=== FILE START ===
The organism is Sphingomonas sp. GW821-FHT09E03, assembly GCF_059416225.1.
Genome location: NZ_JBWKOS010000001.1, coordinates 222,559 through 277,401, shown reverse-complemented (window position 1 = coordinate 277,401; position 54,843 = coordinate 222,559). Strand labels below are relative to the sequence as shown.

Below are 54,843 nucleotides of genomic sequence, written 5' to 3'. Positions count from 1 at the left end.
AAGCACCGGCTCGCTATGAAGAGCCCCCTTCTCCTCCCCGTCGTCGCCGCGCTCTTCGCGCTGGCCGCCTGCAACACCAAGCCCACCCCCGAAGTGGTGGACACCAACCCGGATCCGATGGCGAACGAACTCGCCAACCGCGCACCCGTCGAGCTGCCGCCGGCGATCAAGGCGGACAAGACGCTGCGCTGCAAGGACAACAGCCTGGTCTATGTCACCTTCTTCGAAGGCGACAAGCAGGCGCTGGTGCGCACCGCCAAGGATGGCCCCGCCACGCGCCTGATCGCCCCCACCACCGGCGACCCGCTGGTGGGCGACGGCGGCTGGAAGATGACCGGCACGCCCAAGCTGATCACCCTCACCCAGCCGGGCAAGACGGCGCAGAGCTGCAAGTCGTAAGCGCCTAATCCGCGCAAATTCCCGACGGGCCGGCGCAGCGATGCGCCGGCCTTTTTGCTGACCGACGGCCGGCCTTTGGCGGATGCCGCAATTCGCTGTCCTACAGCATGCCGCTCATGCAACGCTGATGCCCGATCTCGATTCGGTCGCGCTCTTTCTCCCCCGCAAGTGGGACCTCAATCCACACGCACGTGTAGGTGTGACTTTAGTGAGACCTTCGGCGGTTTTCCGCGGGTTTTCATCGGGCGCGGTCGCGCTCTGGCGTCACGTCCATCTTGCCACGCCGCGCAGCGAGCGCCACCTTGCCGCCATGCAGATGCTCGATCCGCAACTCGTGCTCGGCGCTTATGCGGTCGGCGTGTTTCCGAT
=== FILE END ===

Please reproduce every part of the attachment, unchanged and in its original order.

The organism is Sphingomonas sp. GW821-FHT09E03, assembly GCF_059416225.1.
Genome location: NZ_JBWKOS010000001.1, coordinates 222,559 through 277,401, shown reverse-complemented (window position 1 = coordinate 277,401; position 54,843 = coordinate 222,559). Strand labels below are relative to the sequence as shown.

Below are 54,843 nucleotides of genomic sequence, written 5' to 3'. Positions count from 1 at the left end.
AAGCACCGGCTCGCTATGAAGAGCCCCCTTCTCCTCCCCGTCGTCGCCGCGCTCTTCGCGCTGGCCGCCTGCAACACCAAGCCCACCCCCGAAGTGGTGGACACCAACCCGGATCCGATGGCGAACGAACTCGCCAACCGCGCACCCGTCGAGCTGCCGCCGGCGATCAAGGCGGACAAGACGCTGCGCTGCAAGGACAACAGCCTGGTCTATGTCACCTTCTTCGAAGGCGACAAGCAGGCGCTGGTGCGCACCGCCAAGGATGGCCCCGCCACGCGCCTGATCGCCCCCACCACCGGCGACCCGCTGGTGGGCGACGGCGGCTGGAAGATGACCGGCACGCCCAAGCTGATCACCCTCACCCAGCCGGGCAAGACGGCGCAGAGCTGCAAGTCGTAAGCGCCTAATCCGCGCAAATTCCCGACGGGCCGGCGCAGCGATGCGCCGGCCTTTTTGCTGACCGACGGCCGGCCTTTGGCGGATGCCGCAATTCGCTGTCCTACAGCATGCCGCTCATGCAACGCTGATGCCCGATCTCGATTCGGTCGCGCTCTTTCTCCCCCGCAAGTGGGACCTCAATCCACACGCACGTGTAGGTGTGACTTTAGTGAGACCTTCGGCGGTTTTCCGCGGGTTTTCATCGGGCGCGGTCGCGCTCTGGCGTCACGTCCATCTTGCCACGCCGCGCAGCGAGCGCCACCTTGCCGCCATGCAGATGCTCGATCCGCAACTCGTGCTCGGCGCTTATGCGGTCGGCGTGTTTCCGAT